War films that focus on the second world war are fascinating to the British public. Some would describe it as the war that cemented Britain as truly great and decry any anti-war sentiment as anti-British rhetoric. We commemorate those who died in both the first and second world war every 11th November, adorning a poppy to show our respect and remembrance. Personally films about the Second World War that centre around the RAF hold a particular interest. My late grandfather enlisted in the RAF as an Aircraftsman. He saw action in Egypt, Palestine, Italy and Tripolitania. He seldom spoke of his war experiences except to mention how difficult it was to play football in the sand dunes of the desert. Since his death earlier this year I’ve been keen to find out more about the experiences of those in the RAF during the second world war. This drew me to watch Hurricane, a film based on the true story of RAF Squadron 303 during the Battle of Britain.
The first thing that should come up in the mind of film critics and history buffs should be the accuracy and authenticity of the film. The key parts of the film appears to be accurate. Jan Zumbach (played by Iwan Rheon) was a real life pilot who was an integral part of Squadron 303. Flight Lieutenant John Kent (played by Milo Gibson) was a real flight commander who was given the nickname of ‘Kentowski’ by his Polish comrades. Hurricane is unafraid to depict the events surrounding the 303 as truthfully as possible. This includes showing the antipathy from certain British characters who treat the Polish pilots with some amount of disdain and disrespect for merely being from an invaded land. This is done in a nuanced way: the British characters are not archetypal villains or two-dimensional obstacles. Hurricane manages to find the middle ground to ensure fair representation which is not an easy thing to achieve.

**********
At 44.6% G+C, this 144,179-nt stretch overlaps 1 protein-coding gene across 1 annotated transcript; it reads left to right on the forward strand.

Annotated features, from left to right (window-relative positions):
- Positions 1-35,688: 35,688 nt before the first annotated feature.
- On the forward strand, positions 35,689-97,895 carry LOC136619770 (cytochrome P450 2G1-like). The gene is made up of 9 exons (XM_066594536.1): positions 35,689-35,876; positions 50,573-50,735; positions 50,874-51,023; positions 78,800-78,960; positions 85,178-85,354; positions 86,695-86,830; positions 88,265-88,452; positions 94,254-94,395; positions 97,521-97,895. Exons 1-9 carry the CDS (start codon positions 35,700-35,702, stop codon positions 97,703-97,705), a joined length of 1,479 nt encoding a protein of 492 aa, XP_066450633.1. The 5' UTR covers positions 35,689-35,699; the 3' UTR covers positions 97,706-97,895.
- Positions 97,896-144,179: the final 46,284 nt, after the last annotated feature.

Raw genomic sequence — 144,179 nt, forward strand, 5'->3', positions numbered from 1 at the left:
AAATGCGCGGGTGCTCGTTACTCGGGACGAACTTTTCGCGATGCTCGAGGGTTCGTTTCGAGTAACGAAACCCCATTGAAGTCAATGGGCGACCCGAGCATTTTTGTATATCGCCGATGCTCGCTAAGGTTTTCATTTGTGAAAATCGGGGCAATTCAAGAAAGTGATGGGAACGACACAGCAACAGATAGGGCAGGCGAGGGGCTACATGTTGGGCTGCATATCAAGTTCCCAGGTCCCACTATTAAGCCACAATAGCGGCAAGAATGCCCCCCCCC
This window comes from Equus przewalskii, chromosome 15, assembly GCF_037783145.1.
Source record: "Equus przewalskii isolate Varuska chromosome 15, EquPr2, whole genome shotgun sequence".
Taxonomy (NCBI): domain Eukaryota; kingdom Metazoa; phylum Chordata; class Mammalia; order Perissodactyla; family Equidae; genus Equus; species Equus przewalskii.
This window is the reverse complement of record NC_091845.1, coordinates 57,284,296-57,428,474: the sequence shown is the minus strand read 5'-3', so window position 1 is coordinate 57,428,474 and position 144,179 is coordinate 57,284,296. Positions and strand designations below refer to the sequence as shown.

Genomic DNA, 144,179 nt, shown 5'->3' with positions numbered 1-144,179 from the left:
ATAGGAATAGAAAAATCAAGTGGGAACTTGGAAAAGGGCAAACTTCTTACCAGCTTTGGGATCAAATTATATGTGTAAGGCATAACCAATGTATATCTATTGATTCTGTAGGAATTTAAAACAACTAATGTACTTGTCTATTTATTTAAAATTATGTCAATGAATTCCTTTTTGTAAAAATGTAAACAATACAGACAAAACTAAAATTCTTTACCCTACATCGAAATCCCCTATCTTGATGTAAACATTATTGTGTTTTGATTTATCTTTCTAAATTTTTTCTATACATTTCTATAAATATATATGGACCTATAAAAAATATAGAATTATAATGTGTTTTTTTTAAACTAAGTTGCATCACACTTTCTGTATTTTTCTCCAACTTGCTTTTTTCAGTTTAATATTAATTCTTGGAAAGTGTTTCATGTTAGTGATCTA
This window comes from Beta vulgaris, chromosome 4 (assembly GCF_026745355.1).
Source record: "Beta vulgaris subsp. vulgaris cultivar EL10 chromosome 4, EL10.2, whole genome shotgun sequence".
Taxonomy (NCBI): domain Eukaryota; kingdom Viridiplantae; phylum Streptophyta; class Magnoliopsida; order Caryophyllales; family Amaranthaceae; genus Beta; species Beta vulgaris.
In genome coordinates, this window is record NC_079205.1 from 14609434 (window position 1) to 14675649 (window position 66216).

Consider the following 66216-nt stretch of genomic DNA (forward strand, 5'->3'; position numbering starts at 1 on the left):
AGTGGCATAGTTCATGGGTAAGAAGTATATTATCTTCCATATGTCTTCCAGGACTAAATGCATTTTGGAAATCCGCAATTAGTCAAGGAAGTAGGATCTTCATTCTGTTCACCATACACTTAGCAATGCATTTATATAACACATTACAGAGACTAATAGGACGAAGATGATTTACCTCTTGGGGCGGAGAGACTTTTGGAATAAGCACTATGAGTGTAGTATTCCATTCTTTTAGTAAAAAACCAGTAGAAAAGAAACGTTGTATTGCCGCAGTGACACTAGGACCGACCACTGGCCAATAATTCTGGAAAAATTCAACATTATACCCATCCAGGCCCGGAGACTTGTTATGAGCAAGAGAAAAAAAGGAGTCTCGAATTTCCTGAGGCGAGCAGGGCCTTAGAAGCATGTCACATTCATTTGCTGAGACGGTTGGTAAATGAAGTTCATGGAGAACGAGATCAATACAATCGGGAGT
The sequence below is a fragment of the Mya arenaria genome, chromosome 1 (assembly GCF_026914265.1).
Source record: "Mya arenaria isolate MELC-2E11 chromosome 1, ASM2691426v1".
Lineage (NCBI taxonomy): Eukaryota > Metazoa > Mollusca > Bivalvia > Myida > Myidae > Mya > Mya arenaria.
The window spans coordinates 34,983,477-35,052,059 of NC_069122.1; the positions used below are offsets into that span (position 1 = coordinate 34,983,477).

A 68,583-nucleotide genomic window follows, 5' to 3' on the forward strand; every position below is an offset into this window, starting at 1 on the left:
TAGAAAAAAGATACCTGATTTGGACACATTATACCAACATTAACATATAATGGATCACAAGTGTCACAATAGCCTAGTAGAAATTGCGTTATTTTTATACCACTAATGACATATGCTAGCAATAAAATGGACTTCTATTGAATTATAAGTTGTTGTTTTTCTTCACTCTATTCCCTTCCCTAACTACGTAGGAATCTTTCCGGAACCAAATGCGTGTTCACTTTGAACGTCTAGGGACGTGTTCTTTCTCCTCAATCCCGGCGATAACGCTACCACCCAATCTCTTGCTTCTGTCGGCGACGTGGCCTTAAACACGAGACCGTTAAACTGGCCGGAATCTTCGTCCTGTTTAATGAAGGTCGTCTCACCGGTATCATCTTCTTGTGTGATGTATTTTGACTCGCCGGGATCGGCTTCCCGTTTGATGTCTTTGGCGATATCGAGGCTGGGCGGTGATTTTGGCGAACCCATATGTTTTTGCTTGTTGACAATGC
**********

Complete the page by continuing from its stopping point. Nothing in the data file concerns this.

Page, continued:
In spite of its low budget of $10,000,000, Hurricane goes to incredible lengths to represent the Squadron with as much respect and appreciation as possible. It would have been easy to have simply hired English actors and either get them to put on vague accents or speak in their normal voices. Whilst Hurricane main star Iwan Rheon is British, it’s clear he put in a huge amount of effort to portray Zumbach as accurately as possible by not only speaking Polish fluently but also capturing a great Polish accent whilst his character speaks English. The rest of the Polish characters are all played by Polish actors. The casting is near perfect and every set looks like it was ripped from the 1940s. It demonstrates to audiences exactly what can be done when filmmakers treat their historical subject with the kind of respect it deserves. At the end one discovers the general fate of the Polish who fought for the British during the war. It doesn’t produce some inspiring ending a la Saving Private Ryan. It ends in the way that’s far more authentic to the experiences of the Squadron and flies in the face of pro-British war propaganda that conveniently omits the achievements of Squadron 303. It’s all to the credit of director David Blair and the whole cast and crew for their dedicated work.
A compelling, heartbreaking story that excels in spite of its budget restraints Hurricane is a must-see for all movie goers. The real life pilots it shows deserve the recognition and respect the British failed to do so in their lifetimes. We can start by supporting this film.
Dir: David Blair
Scr: Robert Ryan, Alastair Galbraith
Cast: Iwan Rheon, Milo Gibson, Stefanie Martini
Prd: Krystian Kozlowski, Mathew Whyte
DoP: Piotr Slisowski
Music: Laura Rossi
Running time: 107 mins
Hurricane is out on Blu-Ray and DVD on 22nd Oct